Kirk Hinrich has agreed to a two-year, $5.6 million deal with the Bulls (via Turner Sports). This will be Hinrich's 10th season with the Bulls, spread over two stints. These more recent years in Chicago have not gone as well as the earlier ones, though. Hinrich used to be a wonderfully solid player, equipped to defend multiple positions and contribute offensively as a flexible supporting part. Those days are behind him, as the best that can be generally said of Hinrich, 33, is that he competes. His defense is still viable, if not as good, on those grounds, but he's matched his career low with a 46.1 effective field goal percentage in each of the last two seasons. It's worth wondering what Hinrich offers the Bulls that another guard in this price range could not. Grade: C

Caron Butler has agreed to a two-year, $9 million deal with the Pistons (via Detroit has prioritized wing upgrades, but Butler's rich contract follows that of Jodie Meeks (three years, $19 million) in terms of financial overstatement. Butler remains a solid three-point shooter, having made 39 percent in back-to-back seasons. In both cases, though, Butler was given plenty of time to launch while benefiting from the playmaking and defensive attention drawn by Kevin Durantand Russell Westbrook in Oklahoma City andChris Paul with the Clippers. Perhaps Butler, 34, will still help the Pistons' spacing, but clean looks will be harder to come by and he won't have his worst qualities (such as deteriorated defense) masked so fully. Grade: D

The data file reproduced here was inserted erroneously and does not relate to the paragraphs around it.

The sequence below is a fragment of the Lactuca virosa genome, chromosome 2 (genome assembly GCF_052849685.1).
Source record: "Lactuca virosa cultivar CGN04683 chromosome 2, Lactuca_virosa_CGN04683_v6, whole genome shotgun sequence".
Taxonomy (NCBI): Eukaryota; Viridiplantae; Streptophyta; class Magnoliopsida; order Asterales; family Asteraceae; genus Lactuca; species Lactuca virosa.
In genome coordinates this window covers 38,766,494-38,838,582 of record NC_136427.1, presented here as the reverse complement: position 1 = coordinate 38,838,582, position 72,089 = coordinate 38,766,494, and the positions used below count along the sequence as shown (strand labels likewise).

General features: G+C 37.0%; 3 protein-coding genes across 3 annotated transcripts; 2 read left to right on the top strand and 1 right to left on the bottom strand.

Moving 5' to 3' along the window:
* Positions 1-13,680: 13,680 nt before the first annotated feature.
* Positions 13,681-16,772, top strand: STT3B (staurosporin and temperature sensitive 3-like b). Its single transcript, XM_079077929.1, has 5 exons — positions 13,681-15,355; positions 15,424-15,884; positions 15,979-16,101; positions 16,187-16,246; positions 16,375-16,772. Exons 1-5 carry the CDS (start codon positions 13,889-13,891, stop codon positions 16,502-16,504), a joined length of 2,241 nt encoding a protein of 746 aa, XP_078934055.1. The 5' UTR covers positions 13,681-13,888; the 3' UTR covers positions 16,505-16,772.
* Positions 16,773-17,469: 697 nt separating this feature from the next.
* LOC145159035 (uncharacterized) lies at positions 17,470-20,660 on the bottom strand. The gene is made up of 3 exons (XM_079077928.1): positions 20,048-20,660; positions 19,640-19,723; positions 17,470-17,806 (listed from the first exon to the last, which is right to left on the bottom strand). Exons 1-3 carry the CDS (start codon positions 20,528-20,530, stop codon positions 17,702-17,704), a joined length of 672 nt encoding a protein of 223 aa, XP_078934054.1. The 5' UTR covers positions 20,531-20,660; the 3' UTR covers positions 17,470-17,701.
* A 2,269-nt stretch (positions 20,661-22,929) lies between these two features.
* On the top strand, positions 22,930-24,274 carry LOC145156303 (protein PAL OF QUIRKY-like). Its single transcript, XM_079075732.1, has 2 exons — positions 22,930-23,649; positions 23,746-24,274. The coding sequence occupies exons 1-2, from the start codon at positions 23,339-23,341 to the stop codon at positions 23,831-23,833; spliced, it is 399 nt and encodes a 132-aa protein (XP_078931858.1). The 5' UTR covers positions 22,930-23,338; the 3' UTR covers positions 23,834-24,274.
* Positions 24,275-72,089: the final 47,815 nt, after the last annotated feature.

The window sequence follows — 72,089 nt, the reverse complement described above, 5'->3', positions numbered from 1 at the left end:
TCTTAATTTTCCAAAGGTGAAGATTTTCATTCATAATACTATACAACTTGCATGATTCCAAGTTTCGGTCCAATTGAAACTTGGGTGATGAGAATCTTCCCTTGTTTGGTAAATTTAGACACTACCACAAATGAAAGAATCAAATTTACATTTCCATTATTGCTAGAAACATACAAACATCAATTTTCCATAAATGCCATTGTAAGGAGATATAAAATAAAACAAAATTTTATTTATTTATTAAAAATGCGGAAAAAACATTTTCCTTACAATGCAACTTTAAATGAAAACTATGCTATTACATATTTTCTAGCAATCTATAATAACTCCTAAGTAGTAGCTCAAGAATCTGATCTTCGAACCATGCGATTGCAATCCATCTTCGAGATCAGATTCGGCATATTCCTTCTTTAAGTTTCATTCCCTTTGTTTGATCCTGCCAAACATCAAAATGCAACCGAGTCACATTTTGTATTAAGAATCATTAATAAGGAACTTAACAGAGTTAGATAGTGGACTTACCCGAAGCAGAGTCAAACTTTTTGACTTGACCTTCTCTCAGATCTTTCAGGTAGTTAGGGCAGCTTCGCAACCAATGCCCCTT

D.J. Augustin has agreed to a two-year, $6 million deal with the Pistons (via Yahoo Sports). Detroit's summer of spacing continues. Augustin is coming off his best season, a rejuvenating campaign with the Bulls in which the 26-year-old point guard averaged 13.1 points and 4.4 assists after being waived by Toronto. Still, Augustin is not a player who can be invested in lightly; his size is a problem on defense and in handling defensive pressure. He's also shown that without the right fit even the most valuable dimensions of his game can be quashed. Whether Detroit qualifies as a good match remains to be seen. Regardless, this is not an unreasonable sum to offer Augustin after his fine season in Chicago. Grade: C